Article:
Once the log information has been shown, you may use the dropdown box above to filter the entries to show just the errors.
What is the location of the debug log in cPanel?
The instructions for cPanel are fairly similar to those for Plesk. Instead of repeating what can be found on Plesk’s website, I will just link to it.
How to use WooCommerce Status Report?
Not everyone is aware that WooCoomerce may be used to get general information about your server. What is more, the information presented there may be useful even if the problem is not caused by WooCommerce.
Use the “WooCommerce -> Status” link in the admin menu to see it. The information presented there includes, for example, PHP version, database size, and a list of active plugins. The latter may be highly valuable if you need to submit this information to the plugin/theme developer so that they can duplicate your environment and debug the issue you have experienced.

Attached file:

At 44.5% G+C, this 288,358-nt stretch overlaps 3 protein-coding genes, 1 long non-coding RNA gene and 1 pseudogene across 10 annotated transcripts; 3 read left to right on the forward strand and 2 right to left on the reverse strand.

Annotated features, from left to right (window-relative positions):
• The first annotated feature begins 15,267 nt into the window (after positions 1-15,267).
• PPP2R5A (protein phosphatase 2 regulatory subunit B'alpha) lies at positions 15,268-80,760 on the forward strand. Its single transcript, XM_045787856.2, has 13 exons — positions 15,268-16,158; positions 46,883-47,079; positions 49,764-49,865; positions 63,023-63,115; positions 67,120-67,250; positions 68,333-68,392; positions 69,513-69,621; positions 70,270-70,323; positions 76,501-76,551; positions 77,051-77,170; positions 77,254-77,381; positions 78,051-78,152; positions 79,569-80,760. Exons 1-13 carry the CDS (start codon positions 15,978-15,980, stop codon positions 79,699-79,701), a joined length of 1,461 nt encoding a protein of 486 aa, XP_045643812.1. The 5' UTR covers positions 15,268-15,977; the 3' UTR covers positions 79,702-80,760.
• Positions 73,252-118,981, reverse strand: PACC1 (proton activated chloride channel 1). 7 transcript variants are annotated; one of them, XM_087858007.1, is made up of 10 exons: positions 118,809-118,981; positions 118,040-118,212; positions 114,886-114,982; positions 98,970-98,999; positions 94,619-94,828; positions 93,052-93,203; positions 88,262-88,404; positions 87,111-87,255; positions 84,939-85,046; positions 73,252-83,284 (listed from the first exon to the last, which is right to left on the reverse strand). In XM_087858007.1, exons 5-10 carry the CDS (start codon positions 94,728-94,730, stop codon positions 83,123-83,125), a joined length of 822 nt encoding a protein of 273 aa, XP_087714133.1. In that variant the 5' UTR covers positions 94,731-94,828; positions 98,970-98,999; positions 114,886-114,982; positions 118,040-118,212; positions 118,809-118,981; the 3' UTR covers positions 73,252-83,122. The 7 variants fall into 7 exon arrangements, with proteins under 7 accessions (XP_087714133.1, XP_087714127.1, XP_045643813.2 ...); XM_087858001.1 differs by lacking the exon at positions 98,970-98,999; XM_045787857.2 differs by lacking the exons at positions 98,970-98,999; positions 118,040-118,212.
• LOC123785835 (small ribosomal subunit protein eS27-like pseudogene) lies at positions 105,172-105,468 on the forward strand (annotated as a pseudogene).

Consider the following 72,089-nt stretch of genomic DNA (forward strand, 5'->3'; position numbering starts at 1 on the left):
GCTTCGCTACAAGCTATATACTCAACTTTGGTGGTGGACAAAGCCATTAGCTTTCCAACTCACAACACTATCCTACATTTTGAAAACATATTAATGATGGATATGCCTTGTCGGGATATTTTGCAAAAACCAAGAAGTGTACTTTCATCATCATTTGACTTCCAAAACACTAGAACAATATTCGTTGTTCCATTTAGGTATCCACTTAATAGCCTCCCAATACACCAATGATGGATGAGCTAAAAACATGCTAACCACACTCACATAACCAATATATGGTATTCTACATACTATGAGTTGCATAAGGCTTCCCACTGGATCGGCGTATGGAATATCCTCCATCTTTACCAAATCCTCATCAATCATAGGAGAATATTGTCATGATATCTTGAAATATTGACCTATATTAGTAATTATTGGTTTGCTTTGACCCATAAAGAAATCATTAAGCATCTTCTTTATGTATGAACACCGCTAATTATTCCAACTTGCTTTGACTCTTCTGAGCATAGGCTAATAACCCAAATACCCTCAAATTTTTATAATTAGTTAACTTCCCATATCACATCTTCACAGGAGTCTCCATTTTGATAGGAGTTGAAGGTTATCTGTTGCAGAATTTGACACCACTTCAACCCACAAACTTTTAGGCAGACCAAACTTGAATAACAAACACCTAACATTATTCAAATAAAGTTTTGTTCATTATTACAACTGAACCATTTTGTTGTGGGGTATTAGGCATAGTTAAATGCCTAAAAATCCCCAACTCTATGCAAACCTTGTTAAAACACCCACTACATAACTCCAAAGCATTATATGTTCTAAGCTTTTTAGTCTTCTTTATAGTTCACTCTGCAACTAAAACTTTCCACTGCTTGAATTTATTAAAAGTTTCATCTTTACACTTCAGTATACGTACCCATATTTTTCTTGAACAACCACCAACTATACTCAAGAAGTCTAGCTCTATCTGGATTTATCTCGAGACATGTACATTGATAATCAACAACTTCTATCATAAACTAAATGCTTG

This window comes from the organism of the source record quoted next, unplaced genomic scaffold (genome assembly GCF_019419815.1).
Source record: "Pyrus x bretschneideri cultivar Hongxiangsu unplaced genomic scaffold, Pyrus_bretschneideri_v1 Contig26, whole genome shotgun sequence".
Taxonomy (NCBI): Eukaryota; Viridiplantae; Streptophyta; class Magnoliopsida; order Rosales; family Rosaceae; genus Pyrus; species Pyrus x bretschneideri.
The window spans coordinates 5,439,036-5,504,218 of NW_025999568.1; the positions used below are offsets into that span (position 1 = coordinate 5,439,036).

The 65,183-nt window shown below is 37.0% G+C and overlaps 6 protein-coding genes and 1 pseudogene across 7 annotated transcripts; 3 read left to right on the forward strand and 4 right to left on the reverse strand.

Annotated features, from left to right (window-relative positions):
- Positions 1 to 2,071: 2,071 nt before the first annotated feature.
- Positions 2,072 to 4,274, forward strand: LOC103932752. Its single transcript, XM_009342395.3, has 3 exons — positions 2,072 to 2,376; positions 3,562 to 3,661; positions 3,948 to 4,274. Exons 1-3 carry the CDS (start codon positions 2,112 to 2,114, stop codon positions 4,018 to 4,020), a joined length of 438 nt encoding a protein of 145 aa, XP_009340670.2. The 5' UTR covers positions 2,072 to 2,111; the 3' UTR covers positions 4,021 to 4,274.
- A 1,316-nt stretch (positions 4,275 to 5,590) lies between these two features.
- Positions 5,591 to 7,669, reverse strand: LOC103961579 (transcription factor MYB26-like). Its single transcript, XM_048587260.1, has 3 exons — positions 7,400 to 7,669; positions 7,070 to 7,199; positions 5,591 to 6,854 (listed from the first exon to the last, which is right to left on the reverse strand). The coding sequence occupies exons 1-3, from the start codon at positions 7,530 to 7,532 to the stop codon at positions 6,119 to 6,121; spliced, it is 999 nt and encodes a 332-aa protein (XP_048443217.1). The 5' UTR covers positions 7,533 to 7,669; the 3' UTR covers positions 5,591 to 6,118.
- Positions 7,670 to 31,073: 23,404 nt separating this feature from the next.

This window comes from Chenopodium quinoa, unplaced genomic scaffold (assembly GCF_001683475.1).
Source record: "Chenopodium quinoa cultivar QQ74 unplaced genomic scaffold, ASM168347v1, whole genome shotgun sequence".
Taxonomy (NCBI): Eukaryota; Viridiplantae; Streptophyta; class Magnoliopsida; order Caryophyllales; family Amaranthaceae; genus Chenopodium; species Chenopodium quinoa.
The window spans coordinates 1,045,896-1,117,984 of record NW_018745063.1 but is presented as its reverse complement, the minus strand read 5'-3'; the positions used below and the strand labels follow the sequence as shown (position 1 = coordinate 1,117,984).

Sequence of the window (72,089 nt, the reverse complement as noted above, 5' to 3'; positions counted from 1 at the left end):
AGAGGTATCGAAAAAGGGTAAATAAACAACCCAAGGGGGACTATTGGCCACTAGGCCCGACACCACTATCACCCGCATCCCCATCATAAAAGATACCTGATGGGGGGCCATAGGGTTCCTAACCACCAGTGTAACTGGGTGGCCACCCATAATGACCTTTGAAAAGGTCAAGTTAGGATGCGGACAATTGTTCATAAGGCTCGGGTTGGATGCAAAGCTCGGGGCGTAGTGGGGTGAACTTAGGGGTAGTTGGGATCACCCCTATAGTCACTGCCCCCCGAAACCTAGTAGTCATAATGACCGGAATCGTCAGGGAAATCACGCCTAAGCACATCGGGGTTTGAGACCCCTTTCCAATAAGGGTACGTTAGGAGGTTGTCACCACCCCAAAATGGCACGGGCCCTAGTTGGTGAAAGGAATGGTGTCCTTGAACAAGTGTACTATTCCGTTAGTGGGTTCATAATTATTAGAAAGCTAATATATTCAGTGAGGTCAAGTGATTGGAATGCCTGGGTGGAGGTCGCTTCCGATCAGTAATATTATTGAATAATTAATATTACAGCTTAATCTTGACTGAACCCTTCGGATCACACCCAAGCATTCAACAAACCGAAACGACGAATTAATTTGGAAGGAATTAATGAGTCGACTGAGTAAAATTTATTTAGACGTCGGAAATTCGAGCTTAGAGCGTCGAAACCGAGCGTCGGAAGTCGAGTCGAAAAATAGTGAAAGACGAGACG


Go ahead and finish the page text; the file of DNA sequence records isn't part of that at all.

How to utilize the browser’s console to debug JS and CSS?
Fortunately, all popular browsers have developer tools that may be used to track out such issues. Attaching a screenshot of your browser’s console log when submitting your support request may help the developers in fixing the problem you are experiencing.
You may make live changes to your website’s front-end code using the browser developer tools without impacting other users. Using these, you can quickly identify the HTML and CSS code responsible for a certain content element and interact with it using live preview.
Recommended free WordPress debugging tools
How can you use Query Monitor to debug WordPress plugins and themes?